Reflections on Visiting Grandchildren as the War in the Middle East Erupts


Is the world safe for our grandchildren?


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My wife and I were all set on October 2nd to leave for a projected 6,000+ mile road trip to visit 2 of our grandchildren, one starting college at Rice in Houston, the other starting at a high school for the arts in Idyllwild, California. We assumed the hardest part would be driving so far and so long at our age.

But it was not. The hardest part was having the trip broken up by the horrors of the Middle East crisis starting on October 7th. We could have a wonderful day visiting them, seemingly so happy in their new environments, or being awestruck by seeing something on the way like the annular eclipse. But then we returned to our hotels to watch teenagers their ages killed one horrendous way or another. What cognitive dissonance, especially when I sat down to write these columns if I had the time or energy to do so or not.

With the ever-rising anti-Semitism, how safe will their futures be? Fortunately, at neither school has there so far been obviously increased conflict between Jewish and Muslim students, nor any apparent rise in anti-Semitism or Islamophobia, like there has been at so many schools around our country.

There is so much mental health risk for young individuals like our grandchildren: climate instability, nuclear war, cultish thinking, environmental poisoning, all the kids of xenophobia, and rising mental disturbance prevalence in general, among them. Increasing numbers of individuals are deciding not to have children and bring them into such a world.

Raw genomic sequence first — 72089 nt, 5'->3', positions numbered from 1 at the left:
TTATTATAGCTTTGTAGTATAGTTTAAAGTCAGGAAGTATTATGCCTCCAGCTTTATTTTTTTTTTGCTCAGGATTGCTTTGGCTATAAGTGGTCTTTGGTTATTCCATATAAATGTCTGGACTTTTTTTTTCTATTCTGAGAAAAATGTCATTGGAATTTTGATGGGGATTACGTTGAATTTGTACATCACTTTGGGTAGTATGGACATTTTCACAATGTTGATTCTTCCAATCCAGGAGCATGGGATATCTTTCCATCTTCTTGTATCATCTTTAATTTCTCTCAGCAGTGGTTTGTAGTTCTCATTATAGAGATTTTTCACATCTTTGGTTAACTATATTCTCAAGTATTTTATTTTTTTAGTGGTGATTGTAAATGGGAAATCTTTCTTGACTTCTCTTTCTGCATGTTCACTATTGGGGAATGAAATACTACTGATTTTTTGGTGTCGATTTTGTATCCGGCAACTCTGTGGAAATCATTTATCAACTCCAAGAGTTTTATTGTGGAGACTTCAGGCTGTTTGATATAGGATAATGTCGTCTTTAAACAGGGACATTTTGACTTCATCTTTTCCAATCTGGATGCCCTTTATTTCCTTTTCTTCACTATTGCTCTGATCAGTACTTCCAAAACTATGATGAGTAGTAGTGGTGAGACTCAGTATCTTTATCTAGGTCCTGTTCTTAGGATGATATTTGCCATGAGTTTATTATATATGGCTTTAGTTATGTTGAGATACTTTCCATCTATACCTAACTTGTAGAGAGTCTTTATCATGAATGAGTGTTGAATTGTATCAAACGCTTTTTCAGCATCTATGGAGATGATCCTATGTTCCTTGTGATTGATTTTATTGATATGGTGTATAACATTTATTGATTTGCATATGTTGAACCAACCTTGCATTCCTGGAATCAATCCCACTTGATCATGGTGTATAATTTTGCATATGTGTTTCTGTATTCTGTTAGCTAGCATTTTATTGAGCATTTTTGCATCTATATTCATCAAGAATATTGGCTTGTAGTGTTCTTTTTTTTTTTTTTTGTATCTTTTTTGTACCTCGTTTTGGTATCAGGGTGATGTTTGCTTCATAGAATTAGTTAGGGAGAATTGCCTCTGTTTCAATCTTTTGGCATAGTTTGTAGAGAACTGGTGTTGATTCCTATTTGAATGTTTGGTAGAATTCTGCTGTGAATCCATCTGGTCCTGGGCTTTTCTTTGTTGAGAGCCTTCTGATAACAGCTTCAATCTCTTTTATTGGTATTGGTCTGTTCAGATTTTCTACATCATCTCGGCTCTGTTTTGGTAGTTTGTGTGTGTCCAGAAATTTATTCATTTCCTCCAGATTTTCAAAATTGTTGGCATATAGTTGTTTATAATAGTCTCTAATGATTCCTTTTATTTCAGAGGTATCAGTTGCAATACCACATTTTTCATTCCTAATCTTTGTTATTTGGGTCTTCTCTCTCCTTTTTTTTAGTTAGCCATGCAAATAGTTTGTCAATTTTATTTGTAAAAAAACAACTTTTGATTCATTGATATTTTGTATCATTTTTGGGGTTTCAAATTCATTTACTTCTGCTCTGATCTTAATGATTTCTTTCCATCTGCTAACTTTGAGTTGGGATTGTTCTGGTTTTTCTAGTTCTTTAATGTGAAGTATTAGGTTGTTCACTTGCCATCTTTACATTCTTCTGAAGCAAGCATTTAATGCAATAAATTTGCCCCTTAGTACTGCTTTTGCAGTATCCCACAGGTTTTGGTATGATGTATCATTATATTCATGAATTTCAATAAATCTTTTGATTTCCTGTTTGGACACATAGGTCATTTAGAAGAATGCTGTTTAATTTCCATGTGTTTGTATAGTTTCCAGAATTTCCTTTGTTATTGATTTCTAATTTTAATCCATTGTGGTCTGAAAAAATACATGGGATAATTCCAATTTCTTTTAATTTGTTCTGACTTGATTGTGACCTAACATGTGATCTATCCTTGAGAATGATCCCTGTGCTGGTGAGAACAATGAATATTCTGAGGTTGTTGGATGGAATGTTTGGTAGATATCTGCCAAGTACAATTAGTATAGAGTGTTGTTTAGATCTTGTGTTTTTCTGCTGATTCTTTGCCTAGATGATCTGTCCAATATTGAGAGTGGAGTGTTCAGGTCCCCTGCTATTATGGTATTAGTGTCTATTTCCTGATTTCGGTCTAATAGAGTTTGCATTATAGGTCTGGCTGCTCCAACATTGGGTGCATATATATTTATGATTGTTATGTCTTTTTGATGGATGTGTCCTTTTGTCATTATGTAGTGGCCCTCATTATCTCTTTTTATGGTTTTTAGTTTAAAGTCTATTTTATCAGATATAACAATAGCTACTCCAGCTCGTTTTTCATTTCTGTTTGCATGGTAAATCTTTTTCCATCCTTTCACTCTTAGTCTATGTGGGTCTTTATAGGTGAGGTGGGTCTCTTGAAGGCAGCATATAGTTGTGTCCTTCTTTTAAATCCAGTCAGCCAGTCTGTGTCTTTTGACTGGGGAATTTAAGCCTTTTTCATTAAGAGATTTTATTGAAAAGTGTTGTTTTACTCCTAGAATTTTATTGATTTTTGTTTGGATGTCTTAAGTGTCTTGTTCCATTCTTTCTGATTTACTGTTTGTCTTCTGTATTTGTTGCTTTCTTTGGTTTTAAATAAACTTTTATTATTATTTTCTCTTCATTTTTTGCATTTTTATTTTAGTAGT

We are now safely back home, but the war rages on in the Middle East, making a normal life with safety and security even more of a thing of the past. This is also true in Ukraine and in many other places in the world.

Some colleagues say these conflicts and discrimination are just human nature and nothing really can be done. However, as the author Stephen Pinker wrote in his book title, perhaps there are better “angels” of ourselves. Can we find those angels before it is too late for our grandchildren?

Dr Moffic is an award-winning psychiatrist who specialized in the cultural and ethical aspects of psychiatry, and is now in retirement and refirement as a private pro bono community psychiatrist. A prolific writer and speaker, he has done a weekday column titled “Psychiatric Views on the Daily News” and a weekly video, “Psychiatry & Society,” since the COVID-19 pandemic emerged. He was chosen to receive the 2024 Abraham Halpern Humanitarian Award from the American Association for Social Psychiatry. Previously, he received the Administrative Award in 2016 from the American Psychiatric Association, the one-time designation of being a Hero of Public Psychiatry from the Speaker of the Assembly of the APA in 2002, and the Exemplary Psychiatrist Award from the National Alliance for the Mentally Ill in 1991. He is an advocate and activist for mental health issues related to climate instability, physician burnout, and xenophobia. He is now editing the final book in a 4-volume series on religions and psychiatry for Springer: Islamophobia, anti-Semitism, Christianity, and now The Eastern Religions, and Spirituality. He serves on the Editorial Board of Psychiatric Times.

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